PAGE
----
It’s definitely a little scary to suddenly find a piece of your filling in your hand! When this happens, what can you do? And who should you blame?
A new dental filling is not likely to come loose soon after it’s placed. Metal fillings are mechanically locked within the shape of the tooth and white or tooth colored fillings bind to teeth. Fresh fillings are strong. When a filling does come out, it’s usually an old one.
In any case, when your filling comes out, the main concern is protecting your tooth. You can sometimes find a temporary cement at your local drugstore to fill in the spot until you can get help. The most important step is see your dentist as soon as possible.
Why Did it Fall Out?
There are two big reasons that fillings come out:
Unfortunately, no dental restoration will last forever. With time, all fillings are prone to wear or developing another cavity. If your filling has lasted you at least 10 years, then it’s done its job well!
Protect Your Fillings
Make your fillings last as long as possible by maintaining excellent oral hygiene. A steady supply of fluoride products will strengthen the tooth enamel around it. If you have a grinding or clenching habit, it will definitely affect your restorations, so consider getting a nightguard or splint.
When a filling comes out, you may not feel anything. But even if it doesn’t bother you, don’t let it go untreated. See your dentist soon to have the tooth looked at before it breaks apart even further.
Posted on behalf of:
Soft Touch Dentistry
1214 Paragon Dr
O’Fallon, IL 62269
Permanent crowns and fillings are cemented and bonded to your teeth to last for a long time. One question many people ask, is if their crown or filling will fall out if they floss around them?
As with your natural teeth, flossing should be a part of your daily oral hygiene routine with crowns and fillings to prevent cavities and gum disease between your teeth. If the crown and filling are in good condition and are correctly attached, it would be very difficult for fillings and crowns to fall out with flossing.
When New Decay is Present
On the other hand, if there is decay under a crown or filling and it causes the restoration to become loose, then flossing could potentially cause a crown or a filling to come out.
Another consideration when it comes to flossing restorations is flossing around temporary fillings and crowns. There is a much greater chance of removing temporary restorations when flossing because they are not as strongly bonded or cemented to the teeth like permanent restorations are. To prevent the temporary crown or filling from falling out when flossing, pull the floss out sideways instead of pulling up when removing the floss.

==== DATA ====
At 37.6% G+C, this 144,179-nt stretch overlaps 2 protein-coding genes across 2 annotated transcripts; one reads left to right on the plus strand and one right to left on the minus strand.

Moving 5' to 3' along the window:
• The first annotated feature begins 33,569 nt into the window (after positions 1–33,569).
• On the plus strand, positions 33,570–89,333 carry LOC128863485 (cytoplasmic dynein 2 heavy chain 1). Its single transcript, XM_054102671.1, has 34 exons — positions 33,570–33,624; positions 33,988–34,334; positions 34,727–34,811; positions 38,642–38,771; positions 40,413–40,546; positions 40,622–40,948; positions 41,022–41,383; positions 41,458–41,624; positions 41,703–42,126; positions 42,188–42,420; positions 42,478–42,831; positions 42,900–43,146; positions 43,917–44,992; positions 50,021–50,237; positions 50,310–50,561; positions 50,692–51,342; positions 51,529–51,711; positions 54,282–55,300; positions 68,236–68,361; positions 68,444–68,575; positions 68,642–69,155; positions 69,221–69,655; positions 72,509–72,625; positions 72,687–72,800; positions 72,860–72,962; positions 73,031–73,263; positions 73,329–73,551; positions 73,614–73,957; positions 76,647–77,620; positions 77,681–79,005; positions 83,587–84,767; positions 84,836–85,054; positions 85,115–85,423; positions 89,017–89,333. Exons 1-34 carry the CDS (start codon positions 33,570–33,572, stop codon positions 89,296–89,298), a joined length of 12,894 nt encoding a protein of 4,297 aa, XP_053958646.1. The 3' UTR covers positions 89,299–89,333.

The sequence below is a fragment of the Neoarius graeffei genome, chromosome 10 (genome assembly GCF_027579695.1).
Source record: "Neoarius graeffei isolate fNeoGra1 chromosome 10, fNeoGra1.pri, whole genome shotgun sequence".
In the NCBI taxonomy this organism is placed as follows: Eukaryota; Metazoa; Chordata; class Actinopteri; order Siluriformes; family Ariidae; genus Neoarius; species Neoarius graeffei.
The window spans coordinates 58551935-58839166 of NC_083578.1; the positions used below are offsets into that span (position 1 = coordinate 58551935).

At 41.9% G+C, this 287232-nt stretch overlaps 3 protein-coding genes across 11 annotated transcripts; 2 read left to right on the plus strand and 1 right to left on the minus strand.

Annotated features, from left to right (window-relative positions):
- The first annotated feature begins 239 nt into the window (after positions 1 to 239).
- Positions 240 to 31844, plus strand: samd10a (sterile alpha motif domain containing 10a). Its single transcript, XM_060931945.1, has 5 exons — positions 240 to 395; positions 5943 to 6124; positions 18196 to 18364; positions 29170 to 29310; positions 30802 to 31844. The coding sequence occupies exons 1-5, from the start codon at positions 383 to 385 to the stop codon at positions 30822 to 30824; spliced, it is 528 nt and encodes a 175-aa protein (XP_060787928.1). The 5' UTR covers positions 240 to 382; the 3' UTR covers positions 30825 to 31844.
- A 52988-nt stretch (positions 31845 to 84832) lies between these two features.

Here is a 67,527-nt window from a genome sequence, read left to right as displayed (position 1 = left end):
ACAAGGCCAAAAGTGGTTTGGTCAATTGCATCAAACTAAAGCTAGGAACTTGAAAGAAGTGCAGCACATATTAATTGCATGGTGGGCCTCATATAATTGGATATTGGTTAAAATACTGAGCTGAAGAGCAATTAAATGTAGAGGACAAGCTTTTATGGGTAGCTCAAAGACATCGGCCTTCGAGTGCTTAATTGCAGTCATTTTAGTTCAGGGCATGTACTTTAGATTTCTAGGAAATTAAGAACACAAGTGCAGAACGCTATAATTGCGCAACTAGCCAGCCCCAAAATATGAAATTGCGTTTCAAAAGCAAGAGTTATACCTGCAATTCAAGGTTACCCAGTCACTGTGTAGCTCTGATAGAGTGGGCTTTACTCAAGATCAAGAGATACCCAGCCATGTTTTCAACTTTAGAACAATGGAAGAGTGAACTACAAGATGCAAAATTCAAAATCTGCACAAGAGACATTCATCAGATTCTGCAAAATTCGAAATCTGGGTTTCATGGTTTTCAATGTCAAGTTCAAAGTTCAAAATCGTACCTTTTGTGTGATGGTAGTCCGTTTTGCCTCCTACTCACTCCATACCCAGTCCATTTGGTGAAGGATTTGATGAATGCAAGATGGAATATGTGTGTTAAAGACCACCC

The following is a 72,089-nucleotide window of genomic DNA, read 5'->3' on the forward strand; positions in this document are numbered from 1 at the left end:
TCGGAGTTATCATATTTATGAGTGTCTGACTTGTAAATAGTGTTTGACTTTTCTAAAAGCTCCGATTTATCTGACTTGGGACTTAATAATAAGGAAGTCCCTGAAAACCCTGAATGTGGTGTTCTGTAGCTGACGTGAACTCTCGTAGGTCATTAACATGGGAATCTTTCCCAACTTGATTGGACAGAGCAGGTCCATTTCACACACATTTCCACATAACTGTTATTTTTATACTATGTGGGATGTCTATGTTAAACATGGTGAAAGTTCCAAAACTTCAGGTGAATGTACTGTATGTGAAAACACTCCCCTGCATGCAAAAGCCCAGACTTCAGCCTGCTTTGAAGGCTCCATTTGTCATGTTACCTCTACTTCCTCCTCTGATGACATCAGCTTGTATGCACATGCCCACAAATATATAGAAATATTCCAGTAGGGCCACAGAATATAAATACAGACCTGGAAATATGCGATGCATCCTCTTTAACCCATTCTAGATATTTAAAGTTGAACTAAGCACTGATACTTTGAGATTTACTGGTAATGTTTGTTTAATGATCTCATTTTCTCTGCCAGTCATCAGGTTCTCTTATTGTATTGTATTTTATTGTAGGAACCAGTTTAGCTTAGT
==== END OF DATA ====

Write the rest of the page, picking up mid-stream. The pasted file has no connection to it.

Does Something Feel “Not Quite Right?”
In any case, you should always floss your teeth at least once a day and don’t be afraid to floss because of restorations possibly falling out. If you have flossed your teeth and you think you might have pulled a crown or a filling out with dental floss, contact your dentist immediately to have your teeth examined. Your dentist will be able to determine whether or not your restoration has fallen out and what treatment you would need thereafter.
Posted on behalf of:
Green Dental of Alexandria
1725 Duke St
Alexandria, VA 22314
Have you ever had a filling done that just seems to keep falling out or popping off for no reason at all? You’re taking good care of your teeth, eat right and don’t have any cavities – what could be causing it? There is actually a very logical explanation why your filling constantly needs to be replaced, and there are some simple steps that you can take to keep it from happening again.
Uncontrolled clenching and grinding will cause flexion and tension to your teeth. Even though tooth enamel is extremely strong, it can still become susceptible to overuse and stresses that are more than what are used during everyday biting and chewing. Bruxism (clenching and grinding) not only causes abnormal wear, fractures, or chipping in the enamel – it can also cause fillings to break or even pop off of the tooth.
So what can you do to stop it? The first step is having your dentist check your occlusal patterns to see if certain areas are getting more wear than others. If you have crowding or an irregular bite, it might be worth discussing orthodontic therapy to correct your bite and lengthen the lifetime of your smile. If stress from everyday life is making you clench or grind your teeth, it’s worth your time to invest in a custom fitted occlusal guard or bite splint. Wearing a splint prevents the teeth from clenching against each other while also training the jaws to rest when they ought to be.
The modest investment that you make in a bite splint will save you hundreds to thousands of dollars in dental care later on. If you suspect that you’re beginning to suffer wear, it’s time to have your smile checked by your dentist.
Posted on behalf of:
Springhill Dental Health Center
4620 Spring Hill Ave
Mobile, AL 36608
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